In business, the rules are hardly as clear cut. As Mattison Grey has said, there’s a “double-bind”—companies and top managers on the one hand encouraging leadership among employees—while also being harshly critical of perceived insubordination.
“I believe it is one of the reasons employees really hesitate to show stronger leadership. They don’t know how to navigate that situation “up” the chain of command,” said Grey. “As the employer you can’t have it both ways. If you want a strong leader to lead you have to deal with the consequences of occasional in-subornation. Employees will excel or they will underperform but you don’t get to complain about both. Choose.”
For the subordinate employee, coaching can offer questions that may guide a person into making good choices—either to protect their job or to realize that the constraints of being a subordinate are restrictions they’d rather be liberated from.
“It’s about understanding the role of employee vs. free agent,” said coach Barbra Sundquist, who suggested a series of coaching questions to be directed to subordinates who may be clashing with a leader.
“Talk about organizational mission (what higher good can you achieve through your work?) versus personal values,” said Sundquist. “What personal values are non-negotiable for you? How do your actions align with those values you say are non-negotiable? Is there a way to achieve organizational mission without compromising your personal values?”
Sundquist suggested working with clients to identify relationships that are important (to a general, surely a relationship with the president would be, wouldn’t it?) and then work around questions of managing those relationships, with career limiting or career enhancing behaviors.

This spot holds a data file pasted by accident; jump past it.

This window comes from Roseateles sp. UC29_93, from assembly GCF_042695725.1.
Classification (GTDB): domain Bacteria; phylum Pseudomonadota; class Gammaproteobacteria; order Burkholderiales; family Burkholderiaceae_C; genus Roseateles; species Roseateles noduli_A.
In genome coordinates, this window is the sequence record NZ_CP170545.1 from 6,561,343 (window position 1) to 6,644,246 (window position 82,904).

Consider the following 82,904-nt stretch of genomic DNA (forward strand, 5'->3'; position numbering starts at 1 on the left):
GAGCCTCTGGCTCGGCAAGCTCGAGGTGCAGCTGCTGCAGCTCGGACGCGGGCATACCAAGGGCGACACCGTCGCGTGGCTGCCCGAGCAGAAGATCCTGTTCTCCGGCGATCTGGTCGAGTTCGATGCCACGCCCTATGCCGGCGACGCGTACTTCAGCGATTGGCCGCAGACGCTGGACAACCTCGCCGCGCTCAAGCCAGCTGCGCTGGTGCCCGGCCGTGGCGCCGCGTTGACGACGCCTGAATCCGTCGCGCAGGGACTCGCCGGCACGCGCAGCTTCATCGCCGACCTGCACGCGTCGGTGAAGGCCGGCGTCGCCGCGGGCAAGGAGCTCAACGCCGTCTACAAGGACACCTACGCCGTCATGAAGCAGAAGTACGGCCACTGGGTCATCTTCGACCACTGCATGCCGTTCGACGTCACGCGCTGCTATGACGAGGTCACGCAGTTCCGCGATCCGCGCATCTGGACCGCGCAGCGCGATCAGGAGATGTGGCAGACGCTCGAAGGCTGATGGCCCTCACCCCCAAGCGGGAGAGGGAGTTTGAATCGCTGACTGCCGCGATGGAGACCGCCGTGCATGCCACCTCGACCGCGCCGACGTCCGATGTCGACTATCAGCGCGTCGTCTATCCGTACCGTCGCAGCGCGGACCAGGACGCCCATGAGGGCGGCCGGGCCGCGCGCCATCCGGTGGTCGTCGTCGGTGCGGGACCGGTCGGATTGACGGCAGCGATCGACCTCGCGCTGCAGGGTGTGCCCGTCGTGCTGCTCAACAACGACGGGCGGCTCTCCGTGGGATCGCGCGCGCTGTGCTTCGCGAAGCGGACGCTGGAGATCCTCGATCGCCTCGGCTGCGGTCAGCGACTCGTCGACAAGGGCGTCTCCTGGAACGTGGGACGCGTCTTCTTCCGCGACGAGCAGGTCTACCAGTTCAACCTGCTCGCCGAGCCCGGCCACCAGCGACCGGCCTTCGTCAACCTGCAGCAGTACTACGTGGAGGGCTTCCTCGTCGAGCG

“Coach on becoming aware of behaviors that negatively impact performance and relationships,” said Sundquist, who recommended advising clients to “set goals for new behaviors, clear up past mistakes, (and) measure progress.”
For an employee who realizes through coaching that working in a restricted organization is clearly not a match, the coaching conversation can move on to questions of leaving the job honorably and move on to a new role elsewhere.
McChrystal, realizing his situation, arrived at the White House for a meeting with the president with his resignation letter ready.
For President Obama, as the leader in the public glare, the choice was made to punish the perceived breach of protocol swiftly. For top managers in companies, coaching may offer a far less public, and maybe more nuanced path.
“The coach can help the leader, manager or employee be aware of this double-bind and assist them to make a plan to help work through it in a graceful way,” said Grey.
Encourage free thinking leadership among employees—but saving the shoptalk for another day—and never in a way that undercuts the leader in the process of leading.
As Sundquist put it, “although I love the general’s candor, I think he should save it for his memoir.”